And this is why: The European tickets will likely be split among the best Dutch and Belgian teams. With seven tickets, the ten Dutch clubs will be entitled to four tickets, and then there are three tickets left for the eight Belgian teams. This is likely to be introduced in order to keep the competition fair, but the Dutch clubs rather keep their five tickets. With a distribution of the seven available tickets among the clubs from both countries, there is already an argument to not participate in the BeNeLiga says Vermeulen. “We now have five tickets, with a BeNeLiga you hand in one. Then you’re already talking about an amount of €10 million to €15 million. Clubs as Vitesse, Feyenoord, AZ and FC Utrecht will not agree. In the case of Belgium, they even hand in two tickets.”
The distribution of European tickets plays a role in the top of the Eredivisie, but there are also eight Dutch teams who will ‘relegate’ when there is a BeNeLiga. They will continue to play in the Eredivisie, but this competition will be a level lower than the BeNeLiga. On the one hand you can say that the competition will be closer together because of the lack of the top clubs, but the lack of the top clubs is the reason that lower placed clubs are critical about a BeNeLiga. Financially, the laggards will probably go backwards. “In the Netherlands we work a lot with season tickets and that is where the pinch is right. Why buy a season ticket from your club when you know the top clubs don’t come along, then you better buy a separate ticket,” Arno says. “The revenues from television rights are much lower in the Netherlands, the top gets the money particular from European football and the smaller clubs especially from season tickets and top matches. That will be eliminated if you no longer receive Ajax in your own stadium.”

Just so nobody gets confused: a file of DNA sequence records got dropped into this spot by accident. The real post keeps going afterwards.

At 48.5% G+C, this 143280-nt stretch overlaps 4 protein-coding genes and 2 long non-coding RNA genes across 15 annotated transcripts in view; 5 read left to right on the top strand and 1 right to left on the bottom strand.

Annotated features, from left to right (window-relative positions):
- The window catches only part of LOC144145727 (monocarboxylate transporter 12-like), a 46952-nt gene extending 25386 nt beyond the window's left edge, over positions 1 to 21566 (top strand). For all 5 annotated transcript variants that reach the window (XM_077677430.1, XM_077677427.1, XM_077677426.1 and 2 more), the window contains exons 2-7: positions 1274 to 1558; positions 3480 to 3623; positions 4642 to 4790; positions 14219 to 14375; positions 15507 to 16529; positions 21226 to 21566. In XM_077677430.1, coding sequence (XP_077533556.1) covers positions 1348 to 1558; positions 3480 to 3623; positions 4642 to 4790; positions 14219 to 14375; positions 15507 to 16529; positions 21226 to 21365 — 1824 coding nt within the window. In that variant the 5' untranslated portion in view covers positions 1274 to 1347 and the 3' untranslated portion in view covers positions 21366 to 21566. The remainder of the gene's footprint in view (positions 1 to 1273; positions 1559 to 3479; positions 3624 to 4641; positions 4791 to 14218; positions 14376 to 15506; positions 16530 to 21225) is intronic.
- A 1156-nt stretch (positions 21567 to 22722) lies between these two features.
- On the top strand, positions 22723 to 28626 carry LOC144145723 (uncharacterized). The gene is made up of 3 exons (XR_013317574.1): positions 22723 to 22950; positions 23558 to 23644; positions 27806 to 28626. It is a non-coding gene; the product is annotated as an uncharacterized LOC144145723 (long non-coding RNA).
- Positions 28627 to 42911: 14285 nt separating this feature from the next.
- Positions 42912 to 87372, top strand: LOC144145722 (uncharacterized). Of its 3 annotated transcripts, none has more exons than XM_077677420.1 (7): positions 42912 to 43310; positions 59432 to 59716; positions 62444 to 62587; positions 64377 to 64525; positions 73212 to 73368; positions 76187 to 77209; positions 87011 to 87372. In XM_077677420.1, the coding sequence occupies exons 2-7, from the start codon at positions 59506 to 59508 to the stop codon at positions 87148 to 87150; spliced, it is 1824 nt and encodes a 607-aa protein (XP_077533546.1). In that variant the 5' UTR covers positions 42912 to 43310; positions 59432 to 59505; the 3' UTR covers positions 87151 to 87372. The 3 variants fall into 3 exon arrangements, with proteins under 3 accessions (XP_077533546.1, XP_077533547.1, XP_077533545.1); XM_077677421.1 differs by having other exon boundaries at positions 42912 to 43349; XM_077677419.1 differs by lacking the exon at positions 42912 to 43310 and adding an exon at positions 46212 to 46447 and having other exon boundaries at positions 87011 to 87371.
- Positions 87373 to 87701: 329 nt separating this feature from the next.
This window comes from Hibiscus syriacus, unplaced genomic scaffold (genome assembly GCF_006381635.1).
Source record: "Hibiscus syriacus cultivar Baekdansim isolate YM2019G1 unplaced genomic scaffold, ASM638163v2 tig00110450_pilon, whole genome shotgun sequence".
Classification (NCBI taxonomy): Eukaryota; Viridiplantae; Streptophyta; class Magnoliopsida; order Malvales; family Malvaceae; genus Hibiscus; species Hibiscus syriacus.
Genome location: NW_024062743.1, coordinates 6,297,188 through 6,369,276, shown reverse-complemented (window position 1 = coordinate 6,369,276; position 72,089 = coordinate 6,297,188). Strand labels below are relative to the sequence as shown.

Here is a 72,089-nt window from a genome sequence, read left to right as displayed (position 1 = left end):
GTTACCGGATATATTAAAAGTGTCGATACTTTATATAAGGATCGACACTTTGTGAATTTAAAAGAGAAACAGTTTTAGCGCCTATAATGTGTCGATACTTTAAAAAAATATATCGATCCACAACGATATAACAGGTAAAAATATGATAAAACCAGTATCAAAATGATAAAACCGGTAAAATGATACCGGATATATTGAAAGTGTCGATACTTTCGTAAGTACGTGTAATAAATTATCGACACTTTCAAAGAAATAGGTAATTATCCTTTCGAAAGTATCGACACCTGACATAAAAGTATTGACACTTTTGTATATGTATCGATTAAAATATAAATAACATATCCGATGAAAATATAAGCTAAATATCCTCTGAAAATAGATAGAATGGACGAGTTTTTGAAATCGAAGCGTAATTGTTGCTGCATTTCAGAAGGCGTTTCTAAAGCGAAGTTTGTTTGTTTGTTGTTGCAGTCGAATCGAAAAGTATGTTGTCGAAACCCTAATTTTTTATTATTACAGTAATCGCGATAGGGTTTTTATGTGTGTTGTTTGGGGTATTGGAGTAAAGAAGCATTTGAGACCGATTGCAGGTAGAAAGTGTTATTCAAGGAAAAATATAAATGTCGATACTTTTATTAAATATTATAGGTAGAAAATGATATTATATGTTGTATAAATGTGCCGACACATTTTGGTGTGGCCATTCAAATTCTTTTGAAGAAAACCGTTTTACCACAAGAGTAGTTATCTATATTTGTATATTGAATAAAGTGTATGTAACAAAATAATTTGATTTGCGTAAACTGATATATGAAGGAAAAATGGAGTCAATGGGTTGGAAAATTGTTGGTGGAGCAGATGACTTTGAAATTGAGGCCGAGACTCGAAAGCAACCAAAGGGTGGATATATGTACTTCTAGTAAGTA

On the question whether season ticket holders will not stay when their club has a better chance of becoming champions in the national competition, Vermeulen is firm. “In that respect, it’s an upgrade, but do you think the NOS news would start with the news that Heracles is champion of the new Eredivisie? The denouement becomes more exciting, but that is incomparable to that of the BeNeLiga. That today’s middle clubs will soon be champions, that’s a nice improvement. But I’m concerned about how many season tickets those clubs still sell. That is the financial interest for them.”